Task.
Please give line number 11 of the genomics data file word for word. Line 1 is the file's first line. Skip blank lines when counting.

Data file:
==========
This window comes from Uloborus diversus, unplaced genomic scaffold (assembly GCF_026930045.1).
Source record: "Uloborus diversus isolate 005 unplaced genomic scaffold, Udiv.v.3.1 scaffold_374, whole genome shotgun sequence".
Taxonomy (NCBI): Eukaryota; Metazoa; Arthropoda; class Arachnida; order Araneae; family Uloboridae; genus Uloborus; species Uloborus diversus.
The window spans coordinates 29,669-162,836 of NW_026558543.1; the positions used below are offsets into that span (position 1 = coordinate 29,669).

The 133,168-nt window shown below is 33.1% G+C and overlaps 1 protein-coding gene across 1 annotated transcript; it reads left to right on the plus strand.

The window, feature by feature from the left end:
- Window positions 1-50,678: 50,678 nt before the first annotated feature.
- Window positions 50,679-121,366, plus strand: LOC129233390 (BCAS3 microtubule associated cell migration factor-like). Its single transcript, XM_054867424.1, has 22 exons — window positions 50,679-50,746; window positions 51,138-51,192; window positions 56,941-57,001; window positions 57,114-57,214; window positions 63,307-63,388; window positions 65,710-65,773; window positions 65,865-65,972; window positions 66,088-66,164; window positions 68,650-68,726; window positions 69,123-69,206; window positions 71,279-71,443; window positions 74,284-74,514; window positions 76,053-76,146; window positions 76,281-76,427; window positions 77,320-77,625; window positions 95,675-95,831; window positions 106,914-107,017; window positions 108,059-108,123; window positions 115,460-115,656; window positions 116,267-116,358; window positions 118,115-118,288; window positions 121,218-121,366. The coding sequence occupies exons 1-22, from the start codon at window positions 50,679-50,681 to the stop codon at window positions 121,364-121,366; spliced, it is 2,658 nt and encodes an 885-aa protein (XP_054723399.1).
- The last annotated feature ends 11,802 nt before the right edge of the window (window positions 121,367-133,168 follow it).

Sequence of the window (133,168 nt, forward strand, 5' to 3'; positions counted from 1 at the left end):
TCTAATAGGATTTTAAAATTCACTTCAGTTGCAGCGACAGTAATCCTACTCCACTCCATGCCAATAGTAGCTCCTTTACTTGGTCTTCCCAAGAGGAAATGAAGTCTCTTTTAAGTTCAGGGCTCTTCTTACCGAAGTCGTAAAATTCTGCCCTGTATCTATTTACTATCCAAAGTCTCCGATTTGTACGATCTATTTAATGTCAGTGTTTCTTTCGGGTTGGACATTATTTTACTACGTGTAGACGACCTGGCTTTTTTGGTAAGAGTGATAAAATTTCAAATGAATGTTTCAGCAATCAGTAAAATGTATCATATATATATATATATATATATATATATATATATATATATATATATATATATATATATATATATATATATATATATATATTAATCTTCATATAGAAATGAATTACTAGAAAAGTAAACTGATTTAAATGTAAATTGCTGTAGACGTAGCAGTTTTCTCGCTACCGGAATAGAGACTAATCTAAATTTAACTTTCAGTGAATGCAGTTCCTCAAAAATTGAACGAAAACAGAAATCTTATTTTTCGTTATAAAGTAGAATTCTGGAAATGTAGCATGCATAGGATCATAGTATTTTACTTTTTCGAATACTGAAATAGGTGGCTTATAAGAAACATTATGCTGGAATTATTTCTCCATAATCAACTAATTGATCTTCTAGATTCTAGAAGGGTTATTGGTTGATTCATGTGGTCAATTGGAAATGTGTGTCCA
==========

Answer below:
TCTAATAGGATTTTAAAATTCACTTCAGTTGCAGCGACAGTAATCCTACTCCACTCCATGCCAATAGTAGCTCCTTTACTTGGTCTTCCCAAGAGGAAATGAAGTCTCTTTTAAGTTCAGGGCTCTTCTTACCGAAGTCGTAAAATTCTGCCCTGTATCTATTTACTATCCAAAGTCTCCGATTTGTACGATCTATTTAATGTCAGTGTTTCTTTCGGGTTGGACATTATTTTACTACGTGTAGACGACCTGGCTTTTTTGGTAAGAGTGATAAAATTTCAAATGAATGTTTCAGCAATCAGTAAAATGTATCATATATATATATATATATATATATATATATATATATATATATATATATATATATATATATATATATATATATATATATATTAATCTTCATATAGAAATGAATTACTAGAAAAGTAAACTGATTTAAATGTAAATTGCTGTAGACGTAGCAGTTTTCTCGCTACCGGAATAGAGACTAATCTAAATTTAACTTTCAGTGAATGCAGTTCCTCAAAAATTGAACGAAAACAGAAATCTTATTTTTCGTTATAAAGTAGAATTCTGGAAATGTAGCATGCATAGGATCATAGTATTTTACTTTTTCGAATACTGAAATAGGTGGCTTATAAGAAACATTATGCTGGAATTATTTCTCCATAATCAACTAATTGATCTTCTAGATTCTAGAAGGGTTATTGGTTGATTCATGTGGTCAATTGGAAATGTGTGTCCA